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We all know who the girl on the train is. She’s the girl on the commuter rail who looks mysterious, intriguing, and dangerous — all at once. Of course, you don’t talk to the girl on the train, because it’s 7:57 in the morning and no one wants to start their day off with flirtation. And, of course, this only adds fuel to the already brewing stimulation.
And what is that stimulation exactly?
The GOTT (girl on the train) sparks the intangible “it” feeling. You can’t pin-point how you feel about the sentiment, or the person. I suppose this is because you don’t really know her, and thus you don’t know if the vertigo is actually justified. Thereinlies the dilemma with the GOTT. You can’t quite circumvent that palatable feeling persistently evoking, because you don’t what she is. And it doesn’t help you inexplicably act with the smoothness of a 17 year-old before prom around her. Consequently, the GOTT becomes a cross between fusion energy (something real that cannot be harnessed) and also the lochness monster (a speciously construed creature). You are left with expectations that cannot possibly be met, which only adds to the quagmire that is the GOTT. You don’t want to meet the GOTT because you’d rather imagine her for what she is to you rather then what she ACTUALLY is — if that makes sense. The perception before interaction is more important than the reality. Perception creates promise and potential; reality creates limits and disappointment.
The reason I bring up the GOTT is not to make you become more introverted (seriously, talk to the girl if you like her), but because the GOTT appeared in the form of coach recently. And The United States Men’s National Soccer Team did the unthinkable. They took those last couple hundred words I wrote about being pensive, and said “Eff you.”
They talked to the GOTT, sort of.
The president of the United States Soccer Federation (which by the way sounds like a vessel in Star Wars), Sunil Gulati, has been eyeing former German national team coach and star player, Jurgen Klinsmann for an extremely long time. His fascination with the enigmatic coach has been palpable and logical. Klinsmann’s accolades include being a member of the 1990 West German team that won the World Cup. He also successfully guided the Germans to the semi-final of the 2006 World Cup as a coach. However nothing ever came to fruition and the courtship was elongated over rumoured issues of autonomy.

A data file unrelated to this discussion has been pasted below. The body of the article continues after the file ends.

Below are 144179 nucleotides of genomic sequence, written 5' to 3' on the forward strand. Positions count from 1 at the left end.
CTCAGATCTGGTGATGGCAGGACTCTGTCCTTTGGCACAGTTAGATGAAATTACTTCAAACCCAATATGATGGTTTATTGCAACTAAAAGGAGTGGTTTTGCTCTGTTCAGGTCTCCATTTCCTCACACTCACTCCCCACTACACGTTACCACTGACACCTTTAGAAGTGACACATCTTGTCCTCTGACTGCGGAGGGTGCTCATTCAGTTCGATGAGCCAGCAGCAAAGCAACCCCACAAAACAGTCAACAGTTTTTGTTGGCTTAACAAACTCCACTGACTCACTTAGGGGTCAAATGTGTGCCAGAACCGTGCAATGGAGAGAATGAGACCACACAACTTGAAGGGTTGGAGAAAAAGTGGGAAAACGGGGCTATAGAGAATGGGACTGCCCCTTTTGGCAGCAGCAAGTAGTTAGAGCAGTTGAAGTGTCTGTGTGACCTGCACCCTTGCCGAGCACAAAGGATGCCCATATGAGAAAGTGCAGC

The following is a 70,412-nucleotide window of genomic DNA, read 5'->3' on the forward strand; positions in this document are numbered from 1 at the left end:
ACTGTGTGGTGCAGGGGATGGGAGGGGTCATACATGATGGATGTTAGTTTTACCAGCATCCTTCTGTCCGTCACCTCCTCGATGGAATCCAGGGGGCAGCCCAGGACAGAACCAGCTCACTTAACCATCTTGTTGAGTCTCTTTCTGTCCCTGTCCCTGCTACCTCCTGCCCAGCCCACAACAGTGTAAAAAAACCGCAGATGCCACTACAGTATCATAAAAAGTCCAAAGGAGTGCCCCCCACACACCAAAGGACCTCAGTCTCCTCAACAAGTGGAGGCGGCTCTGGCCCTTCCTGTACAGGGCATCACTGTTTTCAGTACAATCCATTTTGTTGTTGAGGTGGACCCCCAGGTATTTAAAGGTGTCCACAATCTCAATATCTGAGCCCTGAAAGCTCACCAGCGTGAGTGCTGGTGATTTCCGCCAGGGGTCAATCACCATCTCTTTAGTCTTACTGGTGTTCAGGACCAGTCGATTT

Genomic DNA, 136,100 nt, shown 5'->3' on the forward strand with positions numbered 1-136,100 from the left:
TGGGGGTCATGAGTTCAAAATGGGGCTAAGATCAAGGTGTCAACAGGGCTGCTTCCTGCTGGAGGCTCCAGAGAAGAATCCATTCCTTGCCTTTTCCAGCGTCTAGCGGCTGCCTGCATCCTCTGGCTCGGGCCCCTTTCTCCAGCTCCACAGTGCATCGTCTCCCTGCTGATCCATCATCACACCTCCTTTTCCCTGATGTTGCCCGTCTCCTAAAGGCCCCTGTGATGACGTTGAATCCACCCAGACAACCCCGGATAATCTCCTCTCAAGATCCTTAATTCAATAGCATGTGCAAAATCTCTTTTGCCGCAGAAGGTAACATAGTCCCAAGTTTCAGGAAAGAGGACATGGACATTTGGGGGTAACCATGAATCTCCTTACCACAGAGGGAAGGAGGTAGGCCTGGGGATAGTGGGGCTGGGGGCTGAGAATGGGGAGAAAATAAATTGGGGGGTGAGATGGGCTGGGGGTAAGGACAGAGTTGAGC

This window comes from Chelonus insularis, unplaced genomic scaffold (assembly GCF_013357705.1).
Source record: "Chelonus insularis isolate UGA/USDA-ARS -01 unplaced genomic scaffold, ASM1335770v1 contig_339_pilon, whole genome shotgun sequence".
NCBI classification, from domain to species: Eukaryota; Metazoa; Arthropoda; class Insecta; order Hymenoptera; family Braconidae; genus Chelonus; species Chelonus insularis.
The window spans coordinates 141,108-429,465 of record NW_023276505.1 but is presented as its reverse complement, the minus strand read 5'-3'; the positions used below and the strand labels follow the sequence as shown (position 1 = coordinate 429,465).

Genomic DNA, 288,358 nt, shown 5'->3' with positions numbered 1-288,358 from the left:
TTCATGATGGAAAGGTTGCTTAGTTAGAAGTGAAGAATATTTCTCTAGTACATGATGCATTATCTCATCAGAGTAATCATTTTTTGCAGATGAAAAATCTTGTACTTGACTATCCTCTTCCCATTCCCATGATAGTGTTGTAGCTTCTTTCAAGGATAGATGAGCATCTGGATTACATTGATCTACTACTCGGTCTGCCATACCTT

Klinsmann’s goal seems two-fold:
Now that Gulati has locked up the exuberant Klinsmann, the wheels of progress are seemingly in motion. The problem for the GOTT (Klinsmann) is he’s dealing with damaged goods. The USMNT doesn’t know what it wants to be. There are a myriad of young players in Europe, which is fine if they were playing. The team’s three best players (Landon Donovan, Clint Dempsey, and Tim Howard) will all be transitioning to the twilight of their careers come the next World Cup in 2014. But that’s not to say those players still can’t be effective stalwart’s for the squad. They can and, presumably, will. In the meantime, Klinsmann is faced with challenge of phasing out others who don’t belong on the national stage anymore, all-the-while finding new contributors AND fixing the pedagogy at the youth level.
Klinsmann started the journey Wednesday night in the team’s 1-1 draw against Mexico. The first half was a woeful display of futbol. No possession for the Yanks; mixed with precise passing and creativity by El Tri. The second half was a different story. Klinsmann pushed his back-four forward as well as making proper personnel adjustments. This lead to a stronger counterattack for the US side, and eventually a draw.
A weird night. A weird feeling. I guess that’s the upshot when you finally meet the lochness monster.